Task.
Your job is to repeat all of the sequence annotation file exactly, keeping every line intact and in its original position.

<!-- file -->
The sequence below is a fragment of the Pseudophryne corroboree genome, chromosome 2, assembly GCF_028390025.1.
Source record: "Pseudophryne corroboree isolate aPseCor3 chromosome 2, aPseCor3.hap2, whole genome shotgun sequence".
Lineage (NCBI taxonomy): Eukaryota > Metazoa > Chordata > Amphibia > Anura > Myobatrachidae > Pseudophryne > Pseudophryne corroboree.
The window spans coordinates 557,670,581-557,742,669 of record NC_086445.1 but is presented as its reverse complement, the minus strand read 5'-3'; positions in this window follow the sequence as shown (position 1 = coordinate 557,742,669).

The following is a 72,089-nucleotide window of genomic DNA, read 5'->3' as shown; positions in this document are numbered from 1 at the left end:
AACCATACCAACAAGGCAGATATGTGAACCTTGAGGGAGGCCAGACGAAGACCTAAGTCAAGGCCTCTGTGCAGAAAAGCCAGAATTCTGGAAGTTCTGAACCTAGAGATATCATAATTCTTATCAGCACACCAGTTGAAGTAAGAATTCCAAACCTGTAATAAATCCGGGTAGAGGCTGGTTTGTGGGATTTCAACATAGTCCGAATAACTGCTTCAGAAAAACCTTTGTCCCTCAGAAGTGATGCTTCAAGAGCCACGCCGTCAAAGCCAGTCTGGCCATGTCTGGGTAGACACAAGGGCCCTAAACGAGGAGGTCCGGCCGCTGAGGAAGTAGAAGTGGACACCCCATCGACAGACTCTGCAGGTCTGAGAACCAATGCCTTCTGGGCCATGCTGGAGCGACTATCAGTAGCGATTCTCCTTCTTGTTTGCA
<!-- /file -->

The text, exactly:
The sequence below is a fragment of the Pseudophryne corroboree genome, chromosome 2, assembly GCF_028390025.1.
Source record: "Pseudophryne corroboree isolate aPseCor3 chromosome 2, aPseCor3.hap2, whole genome shotgun sequence".
Lineage (NCBI taxonomy): Eukaryota > Metazoa > Chordata > Amphibia > Anura > Myobatrachidae > Pseudophryne > Pseudophryne corroboree.
The window spans coordinates 557,670,581-557,742,669 of record NC_086445.1 but is presented as its reverse complement, the minus strand read 5'-3'; positions in this window follow the sequence as shown (position 1 = coordinate 557,742,669).

The following is a 72,089-nucleotide window of genomic DNA, read 5'->3' as shown; positions in this document are numbered from 1 at the left end:
AACCATACCAACAAGGCAGATATGTGAACCTTGAGGGAGGCCAGACGAAGACCTAAGTCAAGGCCTCTGTGCAGAAAAGCCAGAATTCTGGAAGTTCTGAACCTAGAGATATCATAATTCTTATCAGCACACCAGTTGAAGTAAGAATTCCAAACCTGTAATAAATCCGGGTAGAGGCTGGTTTGTGGGATTTCAACATAGTCCGAATAACTGCTTCAGAAAAACCTTTGTCCCTCAGAAGTGATGCTTCAAGAGCCACGCCGTCAAAGCCAGTCTGGCCATGTCTGGGTAGACACAAGGGCCCTAAACGAGGAGGTCCGGCCGCTGAGGAAGTAGAAGTGGACACCCCATCGACAGACTCTGCAGGTCTGAGAACCAATGCCTTCTGGGCCATGCTGGAGCGACTATCAGTAGCGATTCTCCTTCTTGTTTGCA